NEWS

In Brief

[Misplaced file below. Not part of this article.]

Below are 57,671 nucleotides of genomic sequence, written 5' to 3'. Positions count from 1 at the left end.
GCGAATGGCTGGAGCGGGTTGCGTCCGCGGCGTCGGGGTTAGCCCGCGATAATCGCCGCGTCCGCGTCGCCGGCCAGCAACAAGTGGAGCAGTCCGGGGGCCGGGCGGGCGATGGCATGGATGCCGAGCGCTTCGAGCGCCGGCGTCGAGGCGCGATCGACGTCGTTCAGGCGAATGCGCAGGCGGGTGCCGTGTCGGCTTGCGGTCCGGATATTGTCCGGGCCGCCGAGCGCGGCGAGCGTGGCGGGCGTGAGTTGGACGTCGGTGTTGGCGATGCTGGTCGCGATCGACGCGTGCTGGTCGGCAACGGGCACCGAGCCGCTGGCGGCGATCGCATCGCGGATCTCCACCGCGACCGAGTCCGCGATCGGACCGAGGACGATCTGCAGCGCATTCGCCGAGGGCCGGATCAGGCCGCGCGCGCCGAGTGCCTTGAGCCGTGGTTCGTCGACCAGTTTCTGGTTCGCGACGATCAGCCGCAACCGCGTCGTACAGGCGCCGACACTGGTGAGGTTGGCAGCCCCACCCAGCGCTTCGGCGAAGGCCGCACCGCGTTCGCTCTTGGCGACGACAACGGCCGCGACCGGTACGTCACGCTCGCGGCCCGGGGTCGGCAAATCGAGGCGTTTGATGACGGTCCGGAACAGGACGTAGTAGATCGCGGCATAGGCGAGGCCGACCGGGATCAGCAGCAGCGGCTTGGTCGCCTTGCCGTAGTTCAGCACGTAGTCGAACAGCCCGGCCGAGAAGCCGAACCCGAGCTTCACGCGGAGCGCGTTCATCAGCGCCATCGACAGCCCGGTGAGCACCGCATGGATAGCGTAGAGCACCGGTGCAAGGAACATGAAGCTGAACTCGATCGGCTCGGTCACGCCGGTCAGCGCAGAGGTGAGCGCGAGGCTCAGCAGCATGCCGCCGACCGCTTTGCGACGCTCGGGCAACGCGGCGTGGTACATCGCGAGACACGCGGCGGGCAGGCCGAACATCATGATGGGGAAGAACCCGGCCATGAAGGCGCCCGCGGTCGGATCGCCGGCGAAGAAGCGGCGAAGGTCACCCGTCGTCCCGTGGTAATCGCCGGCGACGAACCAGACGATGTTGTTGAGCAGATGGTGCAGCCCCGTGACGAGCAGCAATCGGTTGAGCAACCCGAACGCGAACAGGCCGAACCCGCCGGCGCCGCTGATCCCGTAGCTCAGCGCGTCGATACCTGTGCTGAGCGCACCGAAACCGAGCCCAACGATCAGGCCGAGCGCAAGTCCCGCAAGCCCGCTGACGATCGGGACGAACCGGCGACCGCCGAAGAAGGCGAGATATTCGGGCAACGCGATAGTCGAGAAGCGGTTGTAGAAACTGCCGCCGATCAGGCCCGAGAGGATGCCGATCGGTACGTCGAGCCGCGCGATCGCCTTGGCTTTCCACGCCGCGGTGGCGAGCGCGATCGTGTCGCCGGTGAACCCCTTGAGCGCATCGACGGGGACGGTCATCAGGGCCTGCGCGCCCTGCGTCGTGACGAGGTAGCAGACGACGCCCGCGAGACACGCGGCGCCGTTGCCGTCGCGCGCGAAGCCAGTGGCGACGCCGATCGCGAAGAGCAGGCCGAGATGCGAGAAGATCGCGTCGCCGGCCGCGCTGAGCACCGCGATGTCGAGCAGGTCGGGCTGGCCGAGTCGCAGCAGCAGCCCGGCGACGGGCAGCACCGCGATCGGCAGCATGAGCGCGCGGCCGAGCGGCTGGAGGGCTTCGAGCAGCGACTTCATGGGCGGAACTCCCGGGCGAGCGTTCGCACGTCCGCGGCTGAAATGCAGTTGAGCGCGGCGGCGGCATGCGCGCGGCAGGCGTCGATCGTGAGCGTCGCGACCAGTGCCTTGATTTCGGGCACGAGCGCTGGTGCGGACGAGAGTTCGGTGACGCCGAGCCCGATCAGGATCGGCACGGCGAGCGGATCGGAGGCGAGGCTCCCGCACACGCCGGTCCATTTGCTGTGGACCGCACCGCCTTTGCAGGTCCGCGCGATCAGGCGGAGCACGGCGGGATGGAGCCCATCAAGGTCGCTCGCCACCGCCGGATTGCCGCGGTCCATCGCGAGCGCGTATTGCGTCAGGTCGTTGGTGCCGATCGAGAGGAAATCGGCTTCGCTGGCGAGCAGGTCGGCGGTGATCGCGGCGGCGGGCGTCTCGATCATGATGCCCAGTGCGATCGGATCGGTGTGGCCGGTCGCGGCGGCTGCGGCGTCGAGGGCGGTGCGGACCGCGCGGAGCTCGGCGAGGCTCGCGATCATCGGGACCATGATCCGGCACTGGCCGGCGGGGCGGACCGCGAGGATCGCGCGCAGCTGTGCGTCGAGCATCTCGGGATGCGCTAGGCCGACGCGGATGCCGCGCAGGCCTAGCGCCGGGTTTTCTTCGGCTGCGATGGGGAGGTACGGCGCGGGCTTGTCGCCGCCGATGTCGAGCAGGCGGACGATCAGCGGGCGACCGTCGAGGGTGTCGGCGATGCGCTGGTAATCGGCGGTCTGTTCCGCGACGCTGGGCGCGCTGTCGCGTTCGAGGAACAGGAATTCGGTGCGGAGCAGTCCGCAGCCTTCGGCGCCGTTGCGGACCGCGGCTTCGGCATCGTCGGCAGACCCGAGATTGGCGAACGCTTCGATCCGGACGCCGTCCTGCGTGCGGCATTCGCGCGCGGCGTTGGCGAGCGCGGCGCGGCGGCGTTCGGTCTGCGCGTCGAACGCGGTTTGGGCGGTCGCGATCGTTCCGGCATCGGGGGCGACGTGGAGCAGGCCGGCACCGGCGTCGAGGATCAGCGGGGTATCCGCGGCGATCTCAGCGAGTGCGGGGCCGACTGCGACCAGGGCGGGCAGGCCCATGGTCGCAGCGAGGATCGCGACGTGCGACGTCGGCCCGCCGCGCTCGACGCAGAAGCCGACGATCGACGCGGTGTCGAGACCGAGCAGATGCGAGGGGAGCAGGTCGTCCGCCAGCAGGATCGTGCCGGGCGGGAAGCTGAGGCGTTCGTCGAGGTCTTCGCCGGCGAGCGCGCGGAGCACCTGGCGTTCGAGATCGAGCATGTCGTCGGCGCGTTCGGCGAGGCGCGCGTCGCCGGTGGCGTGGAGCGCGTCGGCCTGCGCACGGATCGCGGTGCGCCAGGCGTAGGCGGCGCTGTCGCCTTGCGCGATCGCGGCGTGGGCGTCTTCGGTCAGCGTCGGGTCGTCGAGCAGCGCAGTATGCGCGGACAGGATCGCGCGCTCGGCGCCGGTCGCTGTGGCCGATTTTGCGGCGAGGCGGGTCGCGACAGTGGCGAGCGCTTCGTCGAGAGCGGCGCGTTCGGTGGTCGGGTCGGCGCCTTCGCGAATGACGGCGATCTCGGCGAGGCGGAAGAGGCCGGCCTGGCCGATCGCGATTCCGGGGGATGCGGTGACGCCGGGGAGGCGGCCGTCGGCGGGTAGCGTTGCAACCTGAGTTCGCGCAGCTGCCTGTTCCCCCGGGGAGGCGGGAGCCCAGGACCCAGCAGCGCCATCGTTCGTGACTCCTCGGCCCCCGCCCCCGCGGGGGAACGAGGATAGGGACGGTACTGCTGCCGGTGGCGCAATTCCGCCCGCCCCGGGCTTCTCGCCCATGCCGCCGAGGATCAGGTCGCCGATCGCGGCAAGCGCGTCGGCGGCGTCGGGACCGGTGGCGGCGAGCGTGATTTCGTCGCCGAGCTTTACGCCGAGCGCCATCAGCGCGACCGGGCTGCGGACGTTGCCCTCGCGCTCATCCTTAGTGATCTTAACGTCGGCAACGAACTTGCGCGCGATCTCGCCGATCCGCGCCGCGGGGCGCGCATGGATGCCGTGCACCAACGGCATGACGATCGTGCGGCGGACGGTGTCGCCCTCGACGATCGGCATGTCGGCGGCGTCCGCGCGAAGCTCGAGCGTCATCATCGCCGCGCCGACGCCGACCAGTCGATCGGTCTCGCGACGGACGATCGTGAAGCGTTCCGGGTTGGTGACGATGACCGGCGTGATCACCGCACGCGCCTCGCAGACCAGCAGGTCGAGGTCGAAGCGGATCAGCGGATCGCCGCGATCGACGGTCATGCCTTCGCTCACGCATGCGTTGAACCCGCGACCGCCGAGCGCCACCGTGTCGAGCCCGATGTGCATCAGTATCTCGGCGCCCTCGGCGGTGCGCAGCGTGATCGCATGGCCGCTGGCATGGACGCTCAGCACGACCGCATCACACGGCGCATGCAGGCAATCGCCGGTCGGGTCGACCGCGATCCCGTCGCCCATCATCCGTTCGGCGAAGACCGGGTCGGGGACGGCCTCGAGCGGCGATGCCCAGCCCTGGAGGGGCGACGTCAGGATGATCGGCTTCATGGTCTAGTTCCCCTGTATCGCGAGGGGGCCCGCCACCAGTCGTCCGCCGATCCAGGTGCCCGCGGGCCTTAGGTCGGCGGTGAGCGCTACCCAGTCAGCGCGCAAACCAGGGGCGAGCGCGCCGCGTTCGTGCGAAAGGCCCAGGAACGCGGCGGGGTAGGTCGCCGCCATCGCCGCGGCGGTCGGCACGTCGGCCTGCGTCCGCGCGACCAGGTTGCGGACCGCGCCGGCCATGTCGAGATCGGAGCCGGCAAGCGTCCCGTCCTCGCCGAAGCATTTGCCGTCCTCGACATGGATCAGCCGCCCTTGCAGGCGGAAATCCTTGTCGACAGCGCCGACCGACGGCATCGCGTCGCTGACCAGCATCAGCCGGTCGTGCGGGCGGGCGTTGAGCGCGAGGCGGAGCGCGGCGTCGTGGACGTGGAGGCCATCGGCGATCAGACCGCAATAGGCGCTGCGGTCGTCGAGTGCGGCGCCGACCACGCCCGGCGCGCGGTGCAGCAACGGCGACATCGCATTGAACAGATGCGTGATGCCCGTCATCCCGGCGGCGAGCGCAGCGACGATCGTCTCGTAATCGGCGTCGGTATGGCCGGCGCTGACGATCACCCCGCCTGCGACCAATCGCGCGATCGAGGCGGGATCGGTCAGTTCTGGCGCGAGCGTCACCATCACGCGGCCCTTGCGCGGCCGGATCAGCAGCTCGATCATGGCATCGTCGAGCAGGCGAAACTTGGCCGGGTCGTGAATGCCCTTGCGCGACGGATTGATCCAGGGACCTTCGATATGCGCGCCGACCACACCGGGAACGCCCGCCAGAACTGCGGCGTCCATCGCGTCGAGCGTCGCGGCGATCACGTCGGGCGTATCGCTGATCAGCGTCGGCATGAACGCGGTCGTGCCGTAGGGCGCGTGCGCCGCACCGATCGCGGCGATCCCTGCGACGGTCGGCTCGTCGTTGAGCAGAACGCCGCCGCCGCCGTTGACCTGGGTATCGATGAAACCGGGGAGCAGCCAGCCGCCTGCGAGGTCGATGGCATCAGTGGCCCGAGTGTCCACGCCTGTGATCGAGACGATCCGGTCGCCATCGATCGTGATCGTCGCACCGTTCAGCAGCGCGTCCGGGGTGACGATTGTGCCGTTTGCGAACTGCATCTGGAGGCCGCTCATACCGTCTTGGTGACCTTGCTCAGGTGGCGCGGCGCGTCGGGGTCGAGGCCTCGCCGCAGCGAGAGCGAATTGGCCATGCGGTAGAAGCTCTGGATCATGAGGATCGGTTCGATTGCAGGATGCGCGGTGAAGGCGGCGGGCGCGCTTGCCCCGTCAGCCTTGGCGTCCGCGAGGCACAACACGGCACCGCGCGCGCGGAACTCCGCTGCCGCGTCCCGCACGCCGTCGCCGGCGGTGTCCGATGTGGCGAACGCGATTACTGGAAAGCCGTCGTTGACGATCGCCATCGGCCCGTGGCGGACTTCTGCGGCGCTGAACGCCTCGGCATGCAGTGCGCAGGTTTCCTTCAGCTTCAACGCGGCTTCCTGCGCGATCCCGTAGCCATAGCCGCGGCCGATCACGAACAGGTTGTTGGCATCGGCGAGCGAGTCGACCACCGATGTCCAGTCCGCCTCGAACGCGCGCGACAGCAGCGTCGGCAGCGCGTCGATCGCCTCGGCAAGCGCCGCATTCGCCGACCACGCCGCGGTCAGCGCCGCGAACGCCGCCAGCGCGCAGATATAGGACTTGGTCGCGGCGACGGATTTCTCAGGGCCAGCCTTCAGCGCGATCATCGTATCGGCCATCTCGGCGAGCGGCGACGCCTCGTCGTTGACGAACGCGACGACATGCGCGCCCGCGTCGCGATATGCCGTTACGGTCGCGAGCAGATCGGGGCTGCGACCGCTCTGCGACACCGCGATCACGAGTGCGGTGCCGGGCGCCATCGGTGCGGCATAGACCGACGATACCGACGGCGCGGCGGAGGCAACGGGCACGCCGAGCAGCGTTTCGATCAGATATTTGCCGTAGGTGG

TERRORISM – US officials said to be interested in bin Laden fan ostensib US authorities are keen to speak to an Arab supporter of Osama bin Laden who is believed to live in Greece, on suspicion of his being a member of bin Laden’s Al Qaeda network. The man in question is called Abul Kabad and has written a book on the use of chemical, biological and even nuclear weapons which he has dedicated to Osama bin Laden with love, the New York Times reported over the weekend. A document found in the Taleban regime’s Defense Ministry in Kabul last week called Security measures for before and after the use of chemical, biological and nuclear weapons included the introduction from Kabad’s book, in which he said that he comes from Greece and that he is a protector of the mujahedin, Islamic holy warriors. The Times said that apart from this document, investigators also found letters from members and collaborators of Al Qaeda which counseled young Muslims to attend bin Laden’s training camps. Cyprus Clerides, Denktash to meet on Dec. 4 Turkish Cypriot leader Rauf Denktash told the Agence France-Presse yesterday that he would meet Cypriot President Glafcos Clerides in Nicosia on December 4 for the first time in four years, in the presence of a United Nations official. He said he received a positive response from Clerides after a lengthy exchange of letters to determine a date for the unconditional meeting previously agreed on. Language Storm rages over proposal for English A proposal by Greece’s European Commissioner Anna Diamantopoulou in Sunday’s Kathimerini that English should be made Greece’s second official language continued to provoke strong reactions yesterday. The New Democracy Party’s Vyron Polydoras said the government would do better to consolidate Greece’s cultural potential within Europe and that servility, not Europe, is Greece’s enemy. Language is the most definitive factor and characteristic of our ethnic identity, said Polydoras. ND deputy Nikitas Kaklamanis said it made a poor impression that for the first time a Greek Commissioner adopted such views while Basque Eurodeputies wanted Greek as the European Union’s official language. Spy in the house of love. A 26-year-old Australian of Greek origin, Simon Lappas, is on trial for supplying top-secret documents to a prostitute, Sherryll Ellen Dowling, also 26, to help her quit her life in the sex trade, the Agence France-Presse reported from Canberra yesterday. Lappas, a former intelligence analyst with the Defence Intelligence Organization, pleaded guilty to charges of giving the documents to Dowling, telling her she could sell the information to a foreign embassy for money to help her recover custody of her children. He pleaded not guilty of prejudicing the safety or defense of Australia. Dowling failed to pass on the information to an unnamed foreign embassy. IKA strike. Athens Social Security Fund (IKA) doctors will go on strike from 10 a.m. to 1 p.m. today, in order to attend a debate on a five-day nationwide strike planned to start next Tuesday. Plane-spotters. Greek intelligence experts met with judicial officials yesterday after reviewing the testimony of 11 British and Dutch plane-spotters charged with espionage after they were arrested over a week ago for taking pictures at an air force event at a military airfield near Kalamata, in the southern Peloponnese. The Associated Press said the investigating magistrate is expected to rule today on a request for bail and on whether the felony charges could be reduced or dropped. Marathon protest. Residents of areas along the traditional Marathon route have taken recourse to the Council of State over government plans to widen the road for the 2004 Olympics from the current 14-16 meters to 24-30 meters, it was reported yesterday. Residents of Nea Makri, Neos Voutzas and Mati submitted a joint appeal along with the representative of a local monastery and four other groups, claiming the alterations will destroy 10,000 trees in forest and reforested land as well as archaeological sites along the route. Infant chokes. A two-year-old girl died in Dendropotamos, Thessaloniki, on Sunday night after choking on an olive pit. The child, identified as K. M., was in her grandfather’s home when she ate the olive. She was rushed to the hospital but was pronounced dead on arrival.